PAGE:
Defense: Exam won't stop Fort Hood suspect's trial

FORT WORTH, Texas (AP) — A military panel's mental evaluation of the Army psychiatrist charged in the deadly shooting rampage at Fort Hood will not prevent the military from pursuing a court-martial, his lead defense attorney said Tuesday.

The report submitted to Army officials and defense attorneys last week offers an assessment of Maj. Nidal Hasan's mental state during the November 2009 shootings that killed 13 and wounded more than two dozen others, and whether he is competent to stand trial.

Military law experts have said that if such a panel were to determine a defendant is not competent to stand trial, or has a severe mental illness preventing him from knowing at the time that his alleged actions were wrong, the case likely would be delayed or even dismissed.

Hasan's lead attorney, John Galligan, declined Tuesday to discuss the report's findings but said it would not affect the Army's plans for the case. Galligan said he still contends the three-member panel of mental health professionals did not have all the information needed for the evaluation, including key government reports about the shooting that have yet to be released.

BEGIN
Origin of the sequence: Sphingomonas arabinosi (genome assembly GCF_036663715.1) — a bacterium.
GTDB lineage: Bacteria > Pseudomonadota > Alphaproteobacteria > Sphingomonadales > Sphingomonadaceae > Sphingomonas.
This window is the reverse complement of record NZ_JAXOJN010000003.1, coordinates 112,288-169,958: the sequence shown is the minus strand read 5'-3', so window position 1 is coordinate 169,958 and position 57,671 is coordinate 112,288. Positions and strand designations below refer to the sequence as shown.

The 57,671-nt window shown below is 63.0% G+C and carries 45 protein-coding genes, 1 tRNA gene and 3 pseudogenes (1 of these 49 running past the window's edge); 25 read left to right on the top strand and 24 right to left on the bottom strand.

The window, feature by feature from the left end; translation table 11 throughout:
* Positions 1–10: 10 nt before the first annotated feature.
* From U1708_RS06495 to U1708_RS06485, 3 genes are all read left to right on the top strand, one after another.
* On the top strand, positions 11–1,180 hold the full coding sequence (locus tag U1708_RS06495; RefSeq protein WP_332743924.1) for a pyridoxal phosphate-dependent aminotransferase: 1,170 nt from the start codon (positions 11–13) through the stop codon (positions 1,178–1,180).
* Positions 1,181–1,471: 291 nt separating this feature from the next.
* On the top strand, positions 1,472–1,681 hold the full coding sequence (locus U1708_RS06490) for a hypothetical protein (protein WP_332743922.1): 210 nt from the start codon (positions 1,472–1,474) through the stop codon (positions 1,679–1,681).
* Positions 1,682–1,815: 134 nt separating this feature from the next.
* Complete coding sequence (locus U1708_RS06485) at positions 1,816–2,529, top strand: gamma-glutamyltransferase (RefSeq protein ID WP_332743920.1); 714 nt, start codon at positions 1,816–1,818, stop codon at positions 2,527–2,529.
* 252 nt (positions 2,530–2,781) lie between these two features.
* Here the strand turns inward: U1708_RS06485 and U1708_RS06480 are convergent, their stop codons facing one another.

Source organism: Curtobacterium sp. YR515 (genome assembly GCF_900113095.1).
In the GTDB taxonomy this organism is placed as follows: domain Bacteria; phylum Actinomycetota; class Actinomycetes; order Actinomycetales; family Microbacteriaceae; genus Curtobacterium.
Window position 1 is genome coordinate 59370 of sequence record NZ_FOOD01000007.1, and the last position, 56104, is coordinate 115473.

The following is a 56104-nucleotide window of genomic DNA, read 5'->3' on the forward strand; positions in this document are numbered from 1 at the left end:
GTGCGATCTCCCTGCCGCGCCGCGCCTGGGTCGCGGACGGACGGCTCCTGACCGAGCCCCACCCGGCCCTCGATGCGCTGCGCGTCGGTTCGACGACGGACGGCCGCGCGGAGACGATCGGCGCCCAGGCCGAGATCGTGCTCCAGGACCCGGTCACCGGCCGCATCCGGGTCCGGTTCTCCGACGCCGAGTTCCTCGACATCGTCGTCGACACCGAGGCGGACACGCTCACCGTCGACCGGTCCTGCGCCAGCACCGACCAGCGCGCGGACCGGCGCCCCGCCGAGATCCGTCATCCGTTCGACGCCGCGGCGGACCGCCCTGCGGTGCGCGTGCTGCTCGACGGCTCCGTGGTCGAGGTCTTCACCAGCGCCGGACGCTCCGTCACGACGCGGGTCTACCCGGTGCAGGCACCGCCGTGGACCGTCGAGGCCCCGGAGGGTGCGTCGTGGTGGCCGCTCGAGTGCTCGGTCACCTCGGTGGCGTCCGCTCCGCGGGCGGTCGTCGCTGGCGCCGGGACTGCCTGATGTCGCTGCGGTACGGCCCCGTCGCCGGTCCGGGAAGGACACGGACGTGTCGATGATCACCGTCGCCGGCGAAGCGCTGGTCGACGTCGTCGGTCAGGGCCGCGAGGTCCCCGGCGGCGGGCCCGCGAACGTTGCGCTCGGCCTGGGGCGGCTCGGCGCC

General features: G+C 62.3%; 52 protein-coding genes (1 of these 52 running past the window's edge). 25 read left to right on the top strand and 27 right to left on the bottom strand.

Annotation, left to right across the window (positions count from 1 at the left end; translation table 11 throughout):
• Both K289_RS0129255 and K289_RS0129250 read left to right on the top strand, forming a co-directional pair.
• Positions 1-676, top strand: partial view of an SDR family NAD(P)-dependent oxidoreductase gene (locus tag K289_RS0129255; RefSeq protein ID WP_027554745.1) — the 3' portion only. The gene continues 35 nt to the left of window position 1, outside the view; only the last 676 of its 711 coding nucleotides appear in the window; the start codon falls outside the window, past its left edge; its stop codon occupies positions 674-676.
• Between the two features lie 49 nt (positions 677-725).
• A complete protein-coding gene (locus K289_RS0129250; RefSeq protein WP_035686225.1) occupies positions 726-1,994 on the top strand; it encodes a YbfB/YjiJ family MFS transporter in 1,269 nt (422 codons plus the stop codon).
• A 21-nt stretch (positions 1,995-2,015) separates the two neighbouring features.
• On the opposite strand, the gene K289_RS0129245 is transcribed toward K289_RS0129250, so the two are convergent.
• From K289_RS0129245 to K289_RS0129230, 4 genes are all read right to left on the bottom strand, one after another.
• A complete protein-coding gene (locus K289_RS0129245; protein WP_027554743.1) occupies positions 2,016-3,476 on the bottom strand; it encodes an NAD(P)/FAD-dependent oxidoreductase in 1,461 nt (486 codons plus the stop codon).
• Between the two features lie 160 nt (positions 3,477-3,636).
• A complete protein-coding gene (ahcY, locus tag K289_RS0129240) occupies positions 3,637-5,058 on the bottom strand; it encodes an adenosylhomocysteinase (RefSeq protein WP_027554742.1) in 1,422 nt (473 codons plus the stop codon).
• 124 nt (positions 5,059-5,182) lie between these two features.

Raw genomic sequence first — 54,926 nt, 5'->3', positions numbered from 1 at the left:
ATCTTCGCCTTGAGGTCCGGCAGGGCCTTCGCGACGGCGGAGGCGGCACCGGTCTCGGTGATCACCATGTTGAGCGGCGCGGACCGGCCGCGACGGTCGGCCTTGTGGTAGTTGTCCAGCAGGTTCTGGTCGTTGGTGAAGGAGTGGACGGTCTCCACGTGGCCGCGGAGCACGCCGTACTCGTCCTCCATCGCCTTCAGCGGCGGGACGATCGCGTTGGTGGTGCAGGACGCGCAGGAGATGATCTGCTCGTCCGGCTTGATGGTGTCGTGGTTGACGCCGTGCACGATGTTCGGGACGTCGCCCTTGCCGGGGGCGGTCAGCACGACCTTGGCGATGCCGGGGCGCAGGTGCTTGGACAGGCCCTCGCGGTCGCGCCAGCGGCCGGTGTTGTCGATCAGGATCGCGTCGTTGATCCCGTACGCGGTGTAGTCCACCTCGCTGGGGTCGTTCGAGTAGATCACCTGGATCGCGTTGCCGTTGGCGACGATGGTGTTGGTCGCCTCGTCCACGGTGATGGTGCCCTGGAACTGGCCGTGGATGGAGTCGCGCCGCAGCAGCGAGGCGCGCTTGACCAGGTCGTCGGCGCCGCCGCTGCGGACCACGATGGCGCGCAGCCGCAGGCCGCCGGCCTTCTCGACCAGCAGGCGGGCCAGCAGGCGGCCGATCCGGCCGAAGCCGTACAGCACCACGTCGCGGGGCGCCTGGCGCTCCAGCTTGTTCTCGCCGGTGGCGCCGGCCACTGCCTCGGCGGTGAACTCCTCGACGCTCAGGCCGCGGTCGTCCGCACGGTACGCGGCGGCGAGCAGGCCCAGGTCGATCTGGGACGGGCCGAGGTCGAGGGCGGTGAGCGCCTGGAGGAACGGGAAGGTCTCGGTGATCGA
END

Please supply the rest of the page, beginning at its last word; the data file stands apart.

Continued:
"This report will not stop the Army from proceeding down the path they've always been on: getting the case into the courtroom and seeking the death penalty against my client," Galligan told The Associated Press on Tuesday from his office near Fort Hood, about 125 miles south of Fort Worth. "I don't think this report should be accepted as reasonable or objective."

The Army does not disclose such reports until a decision has been made about whether a case will go to court, said Chris Haug, a Fort Hood spokesman. He declined further comment about the Hasan case.

Galligan said he will disclose the results of the evaluation after a brigade commander, who received the report, makes a recommendation next month on whether Hasan should stand trial and face the death penalty for 13 counts of premeditated murder and 32 counts of attempted premeditated murder. After that, a commanding general will make the final decision.

An Army colonel who presided over an evidentiary hearing last fall made an initial recommendation that Hasan should be court-martialed and face the death penalty. Army officials have not said whether they would seek that punishment if Hasan goes to trial.